Tutoring startup going virtual

Trilogy Mentors partners with UpRVA to tutor students on the city's East End. (Courtesy Trilogy Mentors)

Trilogy Mentors partners with UpRVA to tutor students on the city’s East End. (Courtesy Trilogy Mentors)

Everyone needs an extra push now and then.

John Failla was no exception.

Before attending the University of Richmond, Failla was a high school student in Westchester County balancing a heavy athletic schedule and academic studies.

“I was juggling a lot,” Failla said.   

At times, that juggling meant getting a tutor or extra coaching from someone outside of school – a luxury Failla’s parents could afford and, living in New York, allotted him access to his pick of professionals willing to use their expertise to make some extra cash.

It’s an experience that stuck with him.

“They were more than tutors,” said Failla, now 23. “They were helping you become a better student and athlete, and serving as role models.”

That got Failla to thinking. In a change of course from his previous pursuits of a banking career, Failla last year launched his education startup: Trilogy Mentors.

John Failla founded Trilogy mentors in 2015. (Courtesy Trilogy Mentors)

John Failla founded Trilogy mentors in 2015. (Courtesy Trilogy Mentors)

The company, now a year old, offers specialized tutoring to Richmond-area grade school students by linking them with high-performing college students and athletes for reinforcement in academics and sports, from math and language arts to swimming and lacrosse.

“People are always going to need that one-on-one time with someone,” Failla said. “That’s a model that is never going to fail in the education field.”

Since its inception, Trilogy Mentors has served as a traditional tutoring service: Go online, find a tutor, book an appointment and pay the tutoring fee.

After investing about $10,000 of savings, Failla initially hired 10 tutors from around his alma mater, as word of mouth spread about the service and the opportunity to make additional money.

All the tutors are enrolled in area universities and must complete a test that examines their understanding of the subject. They also undergo a thorough criminal background screening, Failla said.

By the end of 2015, Failla had a network of 75 local tutors – grossing about $35,000 in revenue in his first year of business. He said his company now makes more than $2,000 per month in profit and was also accepted into the 2016 class of Lighthouse Labs, a 13-week local startup accelerator program.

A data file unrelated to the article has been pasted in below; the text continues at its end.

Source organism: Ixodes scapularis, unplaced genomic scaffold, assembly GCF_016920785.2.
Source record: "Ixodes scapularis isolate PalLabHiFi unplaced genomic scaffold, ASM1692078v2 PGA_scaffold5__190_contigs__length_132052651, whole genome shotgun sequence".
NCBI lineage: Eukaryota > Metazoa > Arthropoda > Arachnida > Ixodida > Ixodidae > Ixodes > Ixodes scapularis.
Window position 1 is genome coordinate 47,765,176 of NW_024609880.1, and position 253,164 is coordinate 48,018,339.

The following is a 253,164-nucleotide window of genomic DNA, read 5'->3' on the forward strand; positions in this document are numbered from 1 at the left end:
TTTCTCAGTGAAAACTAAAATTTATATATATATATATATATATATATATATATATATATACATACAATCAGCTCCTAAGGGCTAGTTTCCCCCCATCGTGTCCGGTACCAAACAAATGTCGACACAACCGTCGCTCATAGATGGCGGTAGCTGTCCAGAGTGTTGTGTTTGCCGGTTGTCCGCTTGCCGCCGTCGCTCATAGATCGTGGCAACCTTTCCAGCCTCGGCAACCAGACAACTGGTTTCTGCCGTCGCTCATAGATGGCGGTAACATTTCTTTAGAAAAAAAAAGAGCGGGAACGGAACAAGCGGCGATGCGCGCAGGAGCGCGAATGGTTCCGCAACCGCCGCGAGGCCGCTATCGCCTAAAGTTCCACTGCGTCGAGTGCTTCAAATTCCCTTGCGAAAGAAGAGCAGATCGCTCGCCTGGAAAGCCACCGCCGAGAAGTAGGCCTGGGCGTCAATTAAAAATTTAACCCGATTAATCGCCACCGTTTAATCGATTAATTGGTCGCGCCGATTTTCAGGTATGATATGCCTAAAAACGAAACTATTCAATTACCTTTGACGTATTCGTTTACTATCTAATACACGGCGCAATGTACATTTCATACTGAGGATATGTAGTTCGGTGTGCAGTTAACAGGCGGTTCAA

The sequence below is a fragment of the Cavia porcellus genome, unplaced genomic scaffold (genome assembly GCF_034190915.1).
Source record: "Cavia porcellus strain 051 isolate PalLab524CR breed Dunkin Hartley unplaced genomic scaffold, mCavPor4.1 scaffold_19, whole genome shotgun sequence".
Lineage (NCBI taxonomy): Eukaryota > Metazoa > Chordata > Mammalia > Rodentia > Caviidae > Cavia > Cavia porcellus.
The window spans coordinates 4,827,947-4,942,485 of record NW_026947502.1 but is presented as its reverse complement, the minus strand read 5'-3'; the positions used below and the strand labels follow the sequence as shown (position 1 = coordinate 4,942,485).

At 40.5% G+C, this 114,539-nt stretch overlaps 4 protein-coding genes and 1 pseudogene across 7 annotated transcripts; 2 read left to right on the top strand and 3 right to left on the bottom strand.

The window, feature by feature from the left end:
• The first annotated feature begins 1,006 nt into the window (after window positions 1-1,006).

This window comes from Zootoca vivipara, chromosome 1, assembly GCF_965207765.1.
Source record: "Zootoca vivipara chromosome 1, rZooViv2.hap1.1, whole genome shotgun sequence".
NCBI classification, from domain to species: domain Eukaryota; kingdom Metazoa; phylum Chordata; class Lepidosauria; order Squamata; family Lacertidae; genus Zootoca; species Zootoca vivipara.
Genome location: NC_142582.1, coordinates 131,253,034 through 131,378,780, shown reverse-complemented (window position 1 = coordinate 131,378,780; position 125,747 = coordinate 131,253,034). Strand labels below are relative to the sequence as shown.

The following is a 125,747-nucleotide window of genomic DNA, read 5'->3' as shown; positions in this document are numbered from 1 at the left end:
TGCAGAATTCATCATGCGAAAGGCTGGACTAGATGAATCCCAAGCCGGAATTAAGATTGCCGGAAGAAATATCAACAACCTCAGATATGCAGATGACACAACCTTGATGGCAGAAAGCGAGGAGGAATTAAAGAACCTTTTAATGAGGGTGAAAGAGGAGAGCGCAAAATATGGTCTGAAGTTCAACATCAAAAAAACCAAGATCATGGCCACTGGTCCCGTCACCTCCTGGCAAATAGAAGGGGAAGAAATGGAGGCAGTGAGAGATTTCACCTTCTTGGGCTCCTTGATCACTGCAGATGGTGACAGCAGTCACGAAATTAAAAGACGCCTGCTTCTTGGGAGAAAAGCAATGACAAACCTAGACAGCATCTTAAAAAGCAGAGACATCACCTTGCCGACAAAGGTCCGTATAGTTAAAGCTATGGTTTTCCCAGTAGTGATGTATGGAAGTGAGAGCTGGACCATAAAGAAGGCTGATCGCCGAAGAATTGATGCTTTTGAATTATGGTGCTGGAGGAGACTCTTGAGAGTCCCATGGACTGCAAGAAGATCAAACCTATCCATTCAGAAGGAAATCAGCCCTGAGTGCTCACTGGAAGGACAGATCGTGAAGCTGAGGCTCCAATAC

Despite the initial success, Failla’s business model is set to change drastically heading into 2017.

The company is now selling contractual bundled tutoring minutes to area after-school programs, including upRVA – a nonprofit working to close the academic achievement gap between urban students of limited means and wealthier students attending private schools.

Every agreement is different with the after-school program, Failla said, without disclosing how much Trilogy Mentors charges the organizations for their services.

“If there is someone that still needs that one-on-one service, we’re going to work with them,” Failla said. “But as far as our company goes, that’s not the direction we’re taking anymore…our focus is selling the bundled tutoring minutes.”

That change in focus has the young startup addressing its infrastructure – prompting Failla to create a virtual template for on-demand tutoring lessons called Trilogy On-Demand.

trilogymentors-logoThe service, set to launch in January, allows tutors to access students via a video platform that’s currently under development.

Failla said each video tutoring session will be recorded for quality control and saved to the platform so students can access the footage if they need additional help after the session.

Trilogy Mentors is looking to secure one more investor to help them complete and fully fund its online, on-demand network. Failla would not disclose how much money has been raised and how much is needed.

Trilogy Mentors looks to pair its on-demand service with organizations that work with low-income students who can’t afford extra tutoring services, as well as children who are hospitalized and have limited access to traditional classroom instructors, Failla said. The on-demand service also would be extended to organizations and schools in rural areas, as well as to help with students that need summertime tutoring, Failla said.

“The online platform helps break down barriers, and allows us to grow,” Failla said.

To test its online system, Trilogy Mentors has launched a beta site and is working with a few unnamed local organizations with national ties to pilot the program – a move Failla said could help Trilogy Mentors grow nationally.

“We have one pilot lined up behind each one of the areas we want to expand into,” he said. “All of those pilots could launch into something more permanent at the local and national level.”

Despite not having a background in education, Failla said he saw this market niche thanks to the extra academic and athletic help he had in his youth.

“The tutoring business is never going away,” Failla emphasized. “The only thing that is changing is how we deliver those services to people who need them, and that means customizing and tailoring those services to meet demand that at times traditional education lacks.”

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